Warsh wrote in part: “In connection with your appeal, I have confirmed that the information withheld under Exemption 4 consists of confidential commercial or financial information relating to the operations of the Federal Reserve Banks that was obtained within the meaning of Exemption 4. This includes information relating to swap arrangements with foreign banks on behalf of the Federal Reserve System and is not the type of information that is customarily disclosed to the public. This information was properly withheld from you.”

When, in 2001, GATA discovered a reference to gold swaps in the minutes of the January 31-February 1, 1995, meeting of the Federal Reserve’s Federal Open Market Committee and pressed the Fed, through two U.S. senators, for an explanation, Fed Chairman Alan Greenspan denied that the Fed was involved in gold swaps in any way. Greenspan also produced a memorandum written by the Fed official who had been quoted about gold swaps in the FOMC minutes, FOMC General Counsel J. Virgil Mattingly, in which Mattingly denied making any such comments. (See http://www.gata.org/node/1181.)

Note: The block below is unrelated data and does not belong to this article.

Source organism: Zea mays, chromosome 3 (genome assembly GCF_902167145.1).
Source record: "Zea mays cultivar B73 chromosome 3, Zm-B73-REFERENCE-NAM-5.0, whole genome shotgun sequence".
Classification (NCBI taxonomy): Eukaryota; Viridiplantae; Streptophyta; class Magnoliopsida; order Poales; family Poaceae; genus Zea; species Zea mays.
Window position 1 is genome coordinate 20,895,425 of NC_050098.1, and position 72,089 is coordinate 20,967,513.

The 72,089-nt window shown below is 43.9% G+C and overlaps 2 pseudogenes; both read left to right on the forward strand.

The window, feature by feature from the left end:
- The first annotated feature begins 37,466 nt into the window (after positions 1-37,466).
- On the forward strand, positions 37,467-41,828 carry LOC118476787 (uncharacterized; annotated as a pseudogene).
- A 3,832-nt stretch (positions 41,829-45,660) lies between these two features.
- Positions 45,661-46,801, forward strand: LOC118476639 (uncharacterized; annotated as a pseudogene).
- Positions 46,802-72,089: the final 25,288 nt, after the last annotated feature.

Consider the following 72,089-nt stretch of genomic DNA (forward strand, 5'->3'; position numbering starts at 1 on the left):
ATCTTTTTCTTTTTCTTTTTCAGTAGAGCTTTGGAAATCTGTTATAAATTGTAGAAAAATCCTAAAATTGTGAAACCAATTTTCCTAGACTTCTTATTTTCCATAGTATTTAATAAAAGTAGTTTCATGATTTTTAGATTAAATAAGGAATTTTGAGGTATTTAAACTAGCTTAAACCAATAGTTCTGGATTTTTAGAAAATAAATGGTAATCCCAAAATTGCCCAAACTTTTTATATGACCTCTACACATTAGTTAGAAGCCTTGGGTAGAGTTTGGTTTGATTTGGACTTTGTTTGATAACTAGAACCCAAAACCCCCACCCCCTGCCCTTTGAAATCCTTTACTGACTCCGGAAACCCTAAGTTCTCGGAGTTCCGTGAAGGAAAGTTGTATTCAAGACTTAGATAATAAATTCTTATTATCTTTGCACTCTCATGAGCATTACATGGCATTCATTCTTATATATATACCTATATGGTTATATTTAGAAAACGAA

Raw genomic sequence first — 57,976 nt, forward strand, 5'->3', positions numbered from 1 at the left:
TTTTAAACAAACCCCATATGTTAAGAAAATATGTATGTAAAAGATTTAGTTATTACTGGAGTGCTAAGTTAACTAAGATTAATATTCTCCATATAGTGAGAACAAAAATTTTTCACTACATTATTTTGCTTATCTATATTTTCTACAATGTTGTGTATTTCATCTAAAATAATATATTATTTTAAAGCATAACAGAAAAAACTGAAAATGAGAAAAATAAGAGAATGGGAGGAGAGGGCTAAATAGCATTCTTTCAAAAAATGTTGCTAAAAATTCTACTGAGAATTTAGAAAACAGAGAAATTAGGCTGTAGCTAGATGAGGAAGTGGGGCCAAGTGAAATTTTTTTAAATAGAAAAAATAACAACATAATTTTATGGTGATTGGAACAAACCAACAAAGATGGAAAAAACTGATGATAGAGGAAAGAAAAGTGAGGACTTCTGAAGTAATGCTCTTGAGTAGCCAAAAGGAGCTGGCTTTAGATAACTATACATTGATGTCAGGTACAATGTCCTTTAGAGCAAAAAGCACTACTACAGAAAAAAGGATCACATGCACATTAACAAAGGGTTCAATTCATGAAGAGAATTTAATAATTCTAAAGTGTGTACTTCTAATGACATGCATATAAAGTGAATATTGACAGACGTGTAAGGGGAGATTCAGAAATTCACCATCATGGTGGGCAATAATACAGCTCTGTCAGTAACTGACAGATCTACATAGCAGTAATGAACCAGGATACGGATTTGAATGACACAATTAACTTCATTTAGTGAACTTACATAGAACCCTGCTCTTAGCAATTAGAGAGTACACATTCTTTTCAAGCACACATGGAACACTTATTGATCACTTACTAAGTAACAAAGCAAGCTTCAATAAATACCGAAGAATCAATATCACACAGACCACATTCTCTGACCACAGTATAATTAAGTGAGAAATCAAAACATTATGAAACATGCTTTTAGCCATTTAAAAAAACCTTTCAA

The Fed’s September 17 letter to GATA confirming that the Fed has gold swap arrangements can be found here:

http://www.gata.org/files/GATAFedResponse-09-17-2009.pdf

While the letter is far from the first official admission of central bank scheming to suppress the price of gold (for documentation of some of these admissions, see http://www.gata.org/node/6242 and http://www.gata.org/node/7096), it comes at a sensitive time in the currency and gold markets. The U.S. dollar is showing unprecedented weakness, the gold price is showing unprecedented strength, Western European central banks appear to be withdrawing from gold sales and leasing, and the International Monetary Fund is being pressed to take the lead in the gold price suppression scheme by selling gold from its own supposed reserves in the guise of providing financial support for poor nations.